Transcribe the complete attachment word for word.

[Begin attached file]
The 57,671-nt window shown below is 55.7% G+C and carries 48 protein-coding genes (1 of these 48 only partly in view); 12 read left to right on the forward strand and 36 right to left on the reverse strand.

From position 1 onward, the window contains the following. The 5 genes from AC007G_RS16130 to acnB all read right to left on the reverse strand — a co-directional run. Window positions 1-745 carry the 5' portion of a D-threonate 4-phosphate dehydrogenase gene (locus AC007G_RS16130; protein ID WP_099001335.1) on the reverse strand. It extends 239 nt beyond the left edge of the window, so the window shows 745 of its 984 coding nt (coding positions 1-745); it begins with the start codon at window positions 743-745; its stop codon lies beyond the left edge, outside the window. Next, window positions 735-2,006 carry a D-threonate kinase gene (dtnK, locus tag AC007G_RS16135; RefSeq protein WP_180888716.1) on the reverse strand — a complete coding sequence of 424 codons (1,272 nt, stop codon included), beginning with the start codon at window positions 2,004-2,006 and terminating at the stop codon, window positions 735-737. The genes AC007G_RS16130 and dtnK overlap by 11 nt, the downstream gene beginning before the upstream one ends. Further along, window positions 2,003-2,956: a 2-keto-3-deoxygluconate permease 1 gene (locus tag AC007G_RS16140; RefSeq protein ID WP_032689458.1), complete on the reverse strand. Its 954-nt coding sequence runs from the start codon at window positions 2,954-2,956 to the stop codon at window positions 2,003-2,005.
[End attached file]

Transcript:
The 57,671-nt window shown below is 55.7% G+C and carries 48 protein-coding genes (1 of these 48 only partly in view); 12 read left to right on the forward strand and 36 right to left on the reverse strand.

From position 1 onward, the window contains the following. The 5 genes from AC007G_RS16130 to acnB all read right to left on the reverse strand — a co-directional run. Window positions 1-745 carry the 5' portion of a D-threonate 4-phosphate dehydrogenase gene (locus AC007G_RS16130; protein ID WP_099001335.1) on the reverse strand. It extends 239 nt beyond the left edge of the window, so the window shows 745 of its 984 coding nt (coding positions 1-745); it begins with the start codon at window positions 743-745; its stop codon lies beyond the left edge, outside the window. Next, window positions 735-2,006 carry a D-threonate kinase gene (dtnK, locus tag AC007G_RS16135; RefSeq protein WP_180888716.1) on the reverse strand — a complete coding sequence of 424 codons (1,272 nt, stop codon included), beginning with the start codon at window positions 2,004-2,006 and terminating at the stop codon, window positions 735-737. The genes AC007G_RS16130 and dtnK overlap by 11 nt, the downstream gene beginning before the upstream one ends. Further along, window positions 2,003-2,956: a 2-keto-3-deoxygluconate permease 1 gene (locus tag AC007G_RS16140; RefSeq protein ID WP_032689458.1), complete on the reverse strand. Its 954-nt coding sequence runs from the start codon at window positions 2,954-2,956 to the stop codon at window positions 2,003-2,005.